So why do all these things affect schizophrenia and not bipolar disorder? The researchers don’t discuss it in detail probably because it’s a bit puzzling.

The truth, of course, is just outside the front door.

Link to abstract of ‘Neighbourhood variation in the incidence of psychotic disorders in Southeast London’.

Link to abstract of ‘Neighbourhood-level effects on psychoses: re-examining the role of context’.

Striking perspective shift illusion

I’ve just stumbled across a remarkably simple yet fiendishly effective visual illusion that seems to give flat images the illusions of 3D depth. It works by quickly shifting between two images of the same scene taken from slightly different perspectives.

As we’ve noted when discussing other illusions, our brain generates the experience of seeing a 3D world by making the best it can out of the two fairly poor quality flat images that fall on the back of the retina.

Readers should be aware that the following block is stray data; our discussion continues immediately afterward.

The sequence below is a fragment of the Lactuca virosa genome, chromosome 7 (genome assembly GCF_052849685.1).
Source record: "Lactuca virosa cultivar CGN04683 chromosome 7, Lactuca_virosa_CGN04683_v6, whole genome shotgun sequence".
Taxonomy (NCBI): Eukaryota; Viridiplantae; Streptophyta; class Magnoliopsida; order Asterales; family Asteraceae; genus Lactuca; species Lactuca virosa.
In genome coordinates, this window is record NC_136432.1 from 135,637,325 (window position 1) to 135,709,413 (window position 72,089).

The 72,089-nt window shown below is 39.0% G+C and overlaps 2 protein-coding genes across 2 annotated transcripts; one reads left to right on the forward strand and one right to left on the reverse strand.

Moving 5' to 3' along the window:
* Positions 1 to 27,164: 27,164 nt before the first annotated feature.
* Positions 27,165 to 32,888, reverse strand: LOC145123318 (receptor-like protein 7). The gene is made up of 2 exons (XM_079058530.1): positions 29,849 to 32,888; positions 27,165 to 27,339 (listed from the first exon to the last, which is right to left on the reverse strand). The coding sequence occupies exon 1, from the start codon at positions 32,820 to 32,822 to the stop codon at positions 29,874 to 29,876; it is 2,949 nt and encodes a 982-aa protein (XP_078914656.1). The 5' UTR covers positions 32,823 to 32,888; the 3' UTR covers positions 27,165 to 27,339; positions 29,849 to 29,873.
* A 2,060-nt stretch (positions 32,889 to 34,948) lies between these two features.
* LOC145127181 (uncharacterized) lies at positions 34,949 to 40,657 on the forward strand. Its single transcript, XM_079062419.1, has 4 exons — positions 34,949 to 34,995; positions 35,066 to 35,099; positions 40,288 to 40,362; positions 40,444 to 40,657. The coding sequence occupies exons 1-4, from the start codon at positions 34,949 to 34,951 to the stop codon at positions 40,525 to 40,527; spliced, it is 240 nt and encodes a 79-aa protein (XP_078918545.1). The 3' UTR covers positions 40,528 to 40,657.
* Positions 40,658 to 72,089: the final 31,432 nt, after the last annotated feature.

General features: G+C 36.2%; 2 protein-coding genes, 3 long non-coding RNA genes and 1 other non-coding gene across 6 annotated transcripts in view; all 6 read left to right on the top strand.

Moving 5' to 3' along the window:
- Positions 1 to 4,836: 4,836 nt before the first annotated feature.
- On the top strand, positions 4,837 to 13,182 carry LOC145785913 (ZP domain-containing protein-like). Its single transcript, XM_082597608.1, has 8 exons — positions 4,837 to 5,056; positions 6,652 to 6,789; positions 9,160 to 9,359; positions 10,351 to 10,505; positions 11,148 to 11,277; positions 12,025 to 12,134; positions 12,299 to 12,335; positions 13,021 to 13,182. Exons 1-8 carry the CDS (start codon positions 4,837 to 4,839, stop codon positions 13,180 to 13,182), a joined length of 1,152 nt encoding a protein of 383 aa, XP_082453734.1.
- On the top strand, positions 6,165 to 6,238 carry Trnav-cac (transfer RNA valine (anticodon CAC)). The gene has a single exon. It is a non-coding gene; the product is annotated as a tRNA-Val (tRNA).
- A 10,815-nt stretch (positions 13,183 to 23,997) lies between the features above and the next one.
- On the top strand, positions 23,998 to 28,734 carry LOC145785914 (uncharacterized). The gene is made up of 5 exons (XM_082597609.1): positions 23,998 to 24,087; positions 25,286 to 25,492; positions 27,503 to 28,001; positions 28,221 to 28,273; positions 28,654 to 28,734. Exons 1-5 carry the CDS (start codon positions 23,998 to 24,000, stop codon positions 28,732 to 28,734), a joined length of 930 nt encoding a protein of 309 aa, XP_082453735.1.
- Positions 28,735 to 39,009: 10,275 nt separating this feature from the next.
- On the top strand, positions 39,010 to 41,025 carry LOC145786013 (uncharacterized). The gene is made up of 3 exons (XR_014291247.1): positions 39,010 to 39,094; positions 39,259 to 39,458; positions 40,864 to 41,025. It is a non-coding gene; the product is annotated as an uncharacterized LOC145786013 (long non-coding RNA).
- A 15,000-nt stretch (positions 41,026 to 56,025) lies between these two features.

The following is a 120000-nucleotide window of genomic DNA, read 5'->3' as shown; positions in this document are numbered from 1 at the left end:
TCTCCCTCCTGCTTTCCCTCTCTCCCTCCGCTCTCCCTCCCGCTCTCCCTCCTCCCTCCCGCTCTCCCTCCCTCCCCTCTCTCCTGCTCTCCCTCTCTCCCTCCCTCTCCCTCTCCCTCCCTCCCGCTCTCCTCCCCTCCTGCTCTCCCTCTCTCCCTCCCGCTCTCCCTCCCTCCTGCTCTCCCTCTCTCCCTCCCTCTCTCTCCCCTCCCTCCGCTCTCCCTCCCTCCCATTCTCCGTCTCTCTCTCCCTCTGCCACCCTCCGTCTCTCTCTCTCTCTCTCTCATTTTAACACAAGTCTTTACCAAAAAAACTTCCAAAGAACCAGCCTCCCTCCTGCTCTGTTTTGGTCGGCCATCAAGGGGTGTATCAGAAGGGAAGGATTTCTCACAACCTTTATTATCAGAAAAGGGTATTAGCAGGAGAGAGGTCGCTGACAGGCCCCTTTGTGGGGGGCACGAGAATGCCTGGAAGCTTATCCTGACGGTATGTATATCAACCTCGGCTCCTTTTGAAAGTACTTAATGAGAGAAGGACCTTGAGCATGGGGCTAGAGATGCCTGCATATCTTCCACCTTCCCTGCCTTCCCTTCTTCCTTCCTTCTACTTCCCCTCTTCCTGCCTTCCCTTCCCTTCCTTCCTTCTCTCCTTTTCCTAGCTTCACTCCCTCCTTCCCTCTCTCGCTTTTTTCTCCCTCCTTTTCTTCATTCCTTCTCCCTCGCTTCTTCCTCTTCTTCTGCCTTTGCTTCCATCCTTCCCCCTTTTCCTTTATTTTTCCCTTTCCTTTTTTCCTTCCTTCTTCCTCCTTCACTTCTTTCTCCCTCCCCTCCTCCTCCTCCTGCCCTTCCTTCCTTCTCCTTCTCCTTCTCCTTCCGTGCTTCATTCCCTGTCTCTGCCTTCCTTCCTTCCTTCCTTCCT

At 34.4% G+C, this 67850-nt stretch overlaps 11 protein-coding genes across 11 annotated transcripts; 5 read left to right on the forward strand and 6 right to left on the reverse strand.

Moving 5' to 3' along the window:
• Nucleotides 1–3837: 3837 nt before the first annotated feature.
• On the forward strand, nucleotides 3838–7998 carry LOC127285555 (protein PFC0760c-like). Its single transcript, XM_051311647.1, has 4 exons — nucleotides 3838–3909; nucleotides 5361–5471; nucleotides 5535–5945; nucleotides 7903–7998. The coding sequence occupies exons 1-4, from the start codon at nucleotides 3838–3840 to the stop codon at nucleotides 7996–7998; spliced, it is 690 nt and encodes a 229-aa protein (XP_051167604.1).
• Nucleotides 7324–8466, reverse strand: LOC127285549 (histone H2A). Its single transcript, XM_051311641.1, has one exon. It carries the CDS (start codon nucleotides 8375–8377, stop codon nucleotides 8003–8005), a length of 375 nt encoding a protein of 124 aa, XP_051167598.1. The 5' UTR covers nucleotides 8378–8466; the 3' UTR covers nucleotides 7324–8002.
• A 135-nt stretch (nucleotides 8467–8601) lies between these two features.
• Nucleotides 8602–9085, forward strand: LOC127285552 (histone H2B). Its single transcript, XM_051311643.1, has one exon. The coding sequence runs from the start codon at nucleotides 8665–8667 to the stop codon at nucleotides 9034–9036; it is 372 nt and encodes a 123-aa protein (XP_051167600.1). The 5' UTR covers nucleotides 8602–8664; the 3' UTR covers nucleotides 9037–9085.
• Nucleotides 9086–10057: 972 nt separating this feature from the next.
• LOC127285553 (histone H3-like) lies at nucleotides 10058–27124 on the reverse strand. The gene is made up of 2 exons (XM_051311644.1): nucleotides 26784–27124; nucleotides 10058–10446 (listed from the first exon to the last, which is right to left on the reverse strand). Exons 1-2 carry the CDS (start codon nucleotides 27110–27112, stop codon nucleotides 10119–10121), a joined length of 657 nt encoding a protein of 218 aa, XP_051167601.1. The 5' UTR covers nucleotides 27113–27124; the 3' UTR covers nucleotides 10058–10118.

Visual illusions usually have their effect by taking advantage of the brain’s processes for inferring visual features.

These processes are really nothing more than educated guesses, and illusions essentially give the brain red herrings, misleading it to guess in the wrong direction, so we experience one visual feature in a context where it wouldn’t normally appear.

In this case, the illusions give the misleading impression of depth in the context of an entirely flat image.

One clue the brain uses to infer depth is occlusion – things that are near the front of a visual scene will block those at the back. They just get in the way.

In fact, the lines in cartoons or diagrams are often just a representation of the occlusion contours – the edges of where one surface hide another.

However, although we can see that a cartoon drawing of a head is a 3D representation, we don’t experience it as actually having depth. It doesn’t seem to stand out from the page.